Posted by Tristan on 3rd Mar 2023

What a climatic intro to 2023: Floods and Tropical Storms got you down? Indulge in some South African wine or a Pisco sour to lighten your spirits.

Happy March everyone.

What a summer and what a start to 2023! The Auckland floods were a shock to us all and then two weeks later, Cyclone Gabrielle - a climatic event that will go down in history. If you are reading this newsletter, then we trust you are safe and hope you weren’t too badly impacted by the recent events. It’s at times like these human beings truly come together and community thrives.
For now it seems hat Tama-nui-te-rā has regained control of the skies - fingers crossed that this is a very long sunny and calm stint and Tāwhirimātea can just chill out for a bit.
This month we have another Cocktail recipe for you and we will shed some light on a particular wine-producing country that we are proudly at the forefront of presenting.

South Africa:

New World meets Old World.

When we mention South Africa to some of our customers, they are completely unaware that this is a highly renowned wine region producing a vast array of styles.
In fact, the first wine in the Cape of Good Hope was made in 1659. Hence, South Africa could be considered an old-world winemaking region but decades of sanctions due to Apartheid very much slowed the progression of that wine industry up until 1994.
From here a shift in political stance gave winemakers the chance to work and study abroad in regions old and new and apply their acquired knowledge to their homeland.
The Western Cape’s Mediterranean climate allows for many varietals to thrive – you can pretty much grow anything - not to mention small pockets of micro- and meso-climates more suited to particular grapes. Most of the country’s wine production is in the Western Cape: an absolute haven for viticulture. But also, Cape Town is a great city to visit – Martin went to University there and in Tristan’s words: “It totally exceeded my expectations”. If you get the chance, go!
As a wine retailer, we have, without a doubt, the widest and most representative range of South African wines and producers on our shelves.
Below are some of our favourite and must-try bottles.
AA Badenhorst - 'Secateurs' Chenin Blanc 2021
AA Badenhorst - 'Secateurs' Chenin Blanc 2021
Chenin Blanc is South Africa's most planted varietal and the perfect starting point for what the country offers. AA Badenhorst is headed by cousin duo Adi and Hein. They are a leading producer and paving the way for modern South African wine.
A dry style Chenin with concentrated fruit profile of, pear, peach and apple and waxy-silkiness on the mouthfeel. Absolute killer quality for the $$
Kanonkop - 'Kadette' Pinotage 2019
Kanonkop - 'Kadette' Pinotage 2019
South Africa's trademark varietal - a cross of Pinot Noir and Cinsault. Comes in light and bold styles but typically displays blackberry, plum, char, creamy oak and herbaceous notes. Kanonkop Estate is a Stellenbosch-based producer, renowned for crafting some of South Africa's greatest wines - due to the success of their 'Paul Sauer' Bordeaux Blend.
A perfect accompaniment to the South African Braai (BBQ).
Testalonga - Baby Bandito 'Stay Brave' Chenin Blanc 2021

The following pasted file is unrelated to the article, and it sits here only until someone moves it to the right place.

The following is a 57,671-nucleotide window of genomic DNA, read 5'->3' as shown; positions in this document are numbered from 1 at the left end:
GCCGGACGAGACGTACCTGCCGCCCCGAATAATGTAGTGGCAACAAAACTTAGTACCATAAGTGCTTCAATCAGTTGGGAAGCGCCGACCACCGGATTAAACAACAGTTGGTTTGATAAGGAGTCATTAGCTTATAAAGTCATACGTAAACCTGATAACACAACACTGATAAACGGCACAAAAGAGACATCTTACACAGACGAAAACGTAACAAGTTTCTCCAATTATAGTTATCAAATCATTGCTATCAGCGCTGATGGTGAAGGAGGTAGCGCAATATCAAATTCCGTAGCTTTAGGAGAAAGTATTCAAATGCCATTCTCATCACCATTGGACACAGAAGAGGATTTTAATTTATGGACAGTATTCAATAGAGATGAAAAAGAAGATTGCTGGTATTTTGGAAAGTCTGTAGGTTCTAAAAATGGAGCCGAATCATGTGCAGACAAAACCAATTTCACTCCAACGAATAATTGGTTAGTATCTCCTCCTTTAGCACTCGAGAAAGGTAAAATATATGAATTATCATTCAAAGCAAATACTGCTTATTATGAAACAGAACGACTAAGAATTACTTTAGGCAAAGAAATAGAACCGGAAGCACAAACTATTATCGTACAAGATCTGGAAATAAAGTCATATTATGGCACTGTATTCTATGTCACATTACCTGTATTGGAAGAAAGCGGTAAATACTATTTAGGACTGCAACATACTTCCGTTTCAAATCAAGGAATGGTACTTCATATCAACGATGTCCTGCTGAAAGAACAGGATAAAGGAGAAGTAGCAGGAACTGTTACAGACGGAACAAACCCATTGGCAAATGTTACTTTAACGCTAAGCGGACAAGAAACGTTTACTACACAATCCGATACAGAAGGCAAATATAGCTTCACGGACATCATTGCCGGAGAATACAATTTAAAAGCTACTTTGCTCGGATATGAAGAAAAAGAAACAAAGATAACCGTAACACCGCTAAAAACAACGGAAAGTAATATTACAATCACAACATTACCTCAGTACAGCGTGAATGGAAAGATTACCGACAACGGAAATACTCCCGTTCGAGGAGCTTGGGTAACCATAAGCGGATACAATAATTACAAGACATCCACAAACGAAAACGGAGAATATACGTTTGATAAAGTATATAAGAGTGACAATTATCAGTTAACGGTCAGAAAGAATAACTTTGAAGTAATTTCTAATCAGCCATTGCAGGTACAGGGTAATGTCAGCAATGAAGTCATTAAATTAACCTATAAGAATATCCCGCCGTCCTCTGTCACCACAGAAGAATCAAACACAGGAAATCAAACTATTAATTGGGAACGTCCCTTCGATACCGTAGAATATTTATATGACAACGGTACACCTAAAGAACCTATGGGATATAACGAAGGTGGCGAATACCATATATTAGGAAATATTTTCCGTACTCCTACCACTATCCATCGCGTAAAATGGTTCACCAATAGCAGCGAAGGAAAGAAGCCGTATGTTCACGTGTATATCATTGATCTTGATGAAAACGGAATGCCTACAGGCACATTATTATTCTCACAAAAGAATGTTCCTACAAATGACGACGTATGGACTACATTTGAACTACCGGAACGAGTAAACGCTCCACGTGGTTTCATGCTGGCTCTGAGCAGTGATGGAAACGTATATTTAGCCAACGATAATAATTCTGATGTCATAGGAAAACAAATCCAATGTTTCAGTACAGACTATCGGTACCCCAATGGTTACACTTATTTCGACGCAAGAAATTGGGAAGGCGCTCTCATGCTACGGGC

Testalonga - Baby Bandito 'Stay Brave' Chenin Blanc 2021
In Tristan's humble opinion (maybe Martin's too) The best natural wine producer in the new world. Craig Hawkins and his wife Carla are an innovative force - sourcing old vine fruit from the Swartland region, a recently restored haven for viticulture.
There is nothing quite like this skin-fermented Chenin Blanc. Intense aromatics - peach, pear, apple crumble and baking spices. It will open up with floral notes - honeysuckle and with hints of dry ginger.
A lovely copper tint on the eye.

An absolute stunner.
Mullineux - Old Vines White 2018/20
Mullineux - Old Vines White 2018/20
Andrea and Chris Mullineux are amongst the new generation of winemakers in South Africa and producing exceptional wines in the Swartland region.
This old vine white is a white Rhône meets Priorat-style blend offering a fresh, yet, textured wine boasting of pears, peaches, almonds and lifted spice - like clove.
The Sadie Family - 'Pofadder' Cinsault 2015/16
The Sadie Family - 'Pofadder' Cinsault 2015/16
The Sadie Family Winery, founded in 1999, is headed by Eben Sadie. Eben is hailed as one of the absolute leaders of the new generation of winemakers in South Africa. He has put South Africa on the map and continues to do so, producing the truest expressions of the grapes, soils and the Swartland region. A fresh and mineral-driven bouquet and layers of generous fruit - red cherries, strawberries and raspberry. It has hints of stone-like undertones.
A medium-bodied wine with electric acidity and sings with freshness and energy.

A must-try!
Newton Johnson - 'Full Stop Rock' GSM 2019
Newton Johnson - 'Full Stop Rock' GSM 2019
Newton Johnson is a producer from the coastal region of Walker Bay. They are producing vibrant Pinot Noir, Chardonnay and rich and meaty Rhône blends.
Full Stop Rock is a more floral and herbal expression of a Rhône blend, reminiscent of violets, lavender and garrigue. A wine with a meaty and solid core. The tannins are plush and the fruit is generous - dark plums, cherry and blackcurrant with hints of red berry jam.
A very approachable glass of juice.
We highly recommend their pinot too!
Meerlust - Red 2019
Meerlust - Red 2019

Meerlust is a historic winery spanning eight generations. It was set up by the Myburgh Family in 1756 and has long been recognised for producing world-class wines. Proximity to the coast in False Bay gives ocean cooling breezes, that slowly ripen the grapes yielding great concentration and complexity.
A benchmark Bordeaux style red from a renowned producer and a great entry red from the region.
Think, crushed black fruit, cassis, vanilla and dark chocolate. A focused wine with a silky mouthfeel fresh acidity and a journey like finish.


Cocktail of the Month:

We have a great selection of Pisco in the shop and this has inspired Tristan to showcase the Pisco Sour as the next cocktail of the month. This cocktail has seen a growth in popularity in recent years but it’s a concoction that will only be ordered by those who know it already: i.e #IYKYK.